Instagram, Snapchat sued over alleged role in girl’s suicide — Analysis

Social media is addictive enough to cause a child to commit suicide, a mother asserts in a lawsuit

Tammy Rodriguez asserts that Selena, eleven-year-old, had been so dependent on Instagram and Snapchat she experienced depression, eating disorders, sleep deprivation and other mental health issues. This week, the woman from Connecticut sued both companies in San Francisco Federal Court.

According to the lawsuit, filed on Thursday against the platforms’ respective parent companies, Meta (formerly Facebook) and Snap, the photo-sharing and messaging apps lack parental control and “seek to exploit users’ susceptibility.” As an alleged result, the girl had “A severe addiction that lasted more than 2 years has been a struggle” and then took her own life in July last year.

The terms of service state that an individual can create an account only if they are 13 or older. However, platforms don’t have robust age verification controls, according to the suit. The absence of parental controls made it almost impossible for the mother to limit her child’s screen time on the social media, and apparently only caused further confrontations in the family.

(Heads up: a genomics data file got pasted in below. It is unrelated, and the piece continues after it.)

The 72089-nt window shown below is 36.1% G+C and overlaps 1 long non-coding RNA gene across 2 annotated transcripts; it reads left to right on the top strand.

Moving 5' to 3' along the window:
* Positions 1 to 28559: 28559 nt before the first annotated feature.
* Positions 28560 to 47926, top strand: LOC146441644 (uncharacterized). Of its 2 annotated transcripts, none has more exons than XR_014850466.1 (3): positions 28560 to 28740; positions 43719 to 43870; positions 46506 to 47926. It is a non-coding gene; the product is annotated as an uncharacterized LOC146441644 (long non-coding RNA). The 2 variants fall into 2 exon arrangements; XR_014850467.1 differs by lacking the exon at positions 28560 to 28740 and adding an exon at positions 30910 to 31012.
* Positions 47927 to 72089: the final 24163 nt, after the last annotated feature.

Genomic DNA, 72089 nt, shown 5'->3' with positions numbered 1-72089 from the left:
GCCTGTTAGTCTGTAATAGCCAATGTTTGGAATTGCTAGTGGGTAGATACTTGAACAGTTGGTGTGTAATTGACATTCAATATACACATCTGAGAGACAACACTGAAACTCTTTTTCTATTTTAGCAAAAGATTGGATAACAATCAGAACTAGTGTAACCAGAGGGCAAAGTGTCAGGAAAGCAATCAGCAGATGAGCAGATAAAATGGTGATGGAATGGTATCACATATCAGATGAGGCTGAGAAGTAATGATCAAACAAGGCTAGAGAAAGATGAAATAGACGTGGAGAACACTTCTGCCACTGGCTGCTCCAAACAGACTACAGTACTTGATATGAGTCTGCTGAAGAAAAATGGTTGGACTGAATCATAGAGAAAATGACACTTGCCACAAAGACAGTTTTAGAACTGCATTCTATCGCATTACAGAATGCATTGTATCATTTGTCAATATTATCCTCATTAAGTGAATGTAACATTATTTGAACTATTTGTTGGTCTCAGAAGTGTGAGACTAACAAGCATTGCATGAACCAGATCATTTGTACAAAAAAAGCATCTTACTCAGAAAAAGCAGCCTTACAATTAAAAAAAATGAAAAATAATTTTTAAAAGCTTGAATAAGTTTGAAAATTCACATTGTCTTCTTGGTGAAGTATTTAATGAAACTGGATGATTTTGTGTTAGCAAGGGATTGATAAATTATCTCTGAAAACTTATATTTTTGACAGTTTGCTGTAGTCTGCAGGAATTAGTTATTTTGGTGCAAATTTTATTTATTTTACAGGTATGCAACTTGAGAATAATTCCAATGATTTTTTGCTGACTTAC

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The only way for Tammy Rodriguez to effectively limit access to Defendants’ products would be to physically confiscate Selena’s internet-enabled devices,” the suit claims. She simply fled from home in order to access her other accounts.

A therapist to whom the girl had been taken evaluated the harm, saying that the practice has never before seen “A patient is addicted to social media.”

American teens are experiencing a mental health crisis,” attorney Matthew Bergman, founder of Social Media Victims Law Center in Seattle, told Bloomberg. Tammy Rodriguez will be represented by the company. He also filed an additional complaint, this time representing a mother from Oregon. “There are many mental health conditions” of a 15-year-old are blamed on Snap and Meta.

Anxiety over the well-being of social media users aged 16 and under came to the attention of the US senators. Tech companies appeared in hearings, after product-manager-turned-whistleblower Frances Haugen accused Mark Zuckerberg’s company of prioritizing money over children’s and teenagers’ safety. In particular, she called for greater regulation of Instagram. Haugen also spoke before a European Parliament committee, discussing the social media companies’ negative impact on users.

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